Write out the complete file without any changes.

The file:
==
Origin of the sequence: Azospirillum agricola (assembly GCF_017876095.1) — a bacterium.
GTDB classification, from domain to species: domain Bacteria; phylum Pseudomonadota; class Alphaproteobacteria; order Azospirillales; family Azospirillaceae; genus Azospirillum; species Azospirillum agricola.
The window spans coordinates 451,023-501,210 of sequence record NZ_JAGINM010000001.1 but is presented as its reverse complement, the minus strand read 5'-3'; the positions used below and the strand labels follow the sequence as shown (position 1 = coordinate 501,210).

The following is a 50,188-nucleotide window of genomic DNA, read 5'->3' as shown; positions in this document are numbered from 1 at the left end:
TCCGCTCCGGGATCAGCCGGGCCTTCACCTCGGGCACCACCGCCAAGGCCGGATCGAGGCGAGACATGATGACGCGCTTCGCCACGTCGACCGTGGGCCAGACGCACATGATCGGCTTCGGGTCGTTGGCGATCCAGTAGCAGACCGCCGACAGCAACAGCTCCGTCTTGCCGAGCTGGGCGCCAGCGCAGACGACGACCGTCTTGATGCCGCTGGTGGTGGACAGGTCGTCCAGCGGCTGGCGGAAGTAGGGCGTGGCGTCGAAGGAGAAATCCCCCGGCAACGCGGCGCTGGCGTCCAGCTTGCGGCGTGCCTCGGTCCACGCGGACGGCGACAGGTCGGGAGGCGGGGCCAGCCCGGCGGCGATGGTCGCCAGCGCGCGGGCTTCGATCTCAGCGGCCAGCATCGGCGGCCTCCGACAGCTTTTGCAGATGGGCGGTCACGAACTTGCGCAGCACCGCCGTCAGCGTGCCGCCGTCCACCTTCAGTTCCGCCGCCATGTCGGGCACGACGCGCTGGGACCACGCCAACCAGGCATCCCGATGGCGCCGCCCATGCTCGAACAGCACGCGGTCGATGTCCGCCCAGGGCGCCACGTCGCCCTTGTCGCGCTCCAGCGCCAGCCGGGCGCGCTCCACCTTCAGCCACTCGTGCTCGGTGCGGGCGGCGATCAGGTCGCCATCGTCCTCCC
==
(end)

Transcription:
Origin of the sequence: Azospirillum agricola (assembly GCF_017876095.1) — a bacterium.
GTDB classification, from domain to species: domain Bacteria; phylum Pseudomonadota; class Alphaproteobacteria; order Azospirillales; family Azospirillaceae; genus Azospirillum; species Azospirillum agricola.
The window spans coordinates 451,023-501,210 of sequence record NZ_JAGINM010000001.1 but is presented as its reverse complement, the minus strand read 5'-3'; the positions used below and the strand labels follow the sequence as shown (position 1 = coordinate 501,210).

The following is a 50,188-nucleotide window of genomic DNA, read 5'->3' as shown; positions in this document are numbered from 1 at the left end:
TCCGCTCCGGGATCAGCCGGGCCTTCACCTCGGGCACCACCGCCAAGGCCGGATCGAGGCGAGACATGATGACGCGCTTCGCCACGTCGACCGTGGGCCAGACGCACATGATCGGCTTCGGGTCGTTGGCGATCCAGTAGCAGACCGCCGACAGCAACAGCTCCGTCTTGCCGAGCTGGGCGCCAGCGCAGACGACGACCGTCTTGATGCCGCTGGTGGTGGACAGGTCGTCCAGCGGCTGGCGGAAGTAGGGCGTGGCGTCGAAGGAGAAATCCCCCGGCAACGCGGCGCTGGCGTCCAGCTTGCGGCGTGCCTCGGTCCACGCGGACGGCGACAGGTCGGGAGGCGGGGCCAGCCCGGCGGCGATGGTCGCCAGCGCGCGGGCTTCGATCTCAGCGGCCAGCATCGGCGGCCTCCGACAGCTTTTGCAGATGGGCGGTCACGAACTTGCGCAGCACCGCCGTCAGCGTGCCGCCGTCCACCTTCAGTTCCGCCGCCATGTCGGGCACGACGCGCTGGGACCACGCCAACCAGGCATCCCGATGGCGCCGCCCATGCTCGAACAGCACGCGGTCGATGTCCGCCCAGGGCGCCACGTCGCCCTTGTCGCGCTCCAGCGCCAGCCGGGCGCGCTCCACCTTCAGCCACTCGTGCTCGGTGCGGGCGGCGATCAGGTCGCCATCGTCCTCCC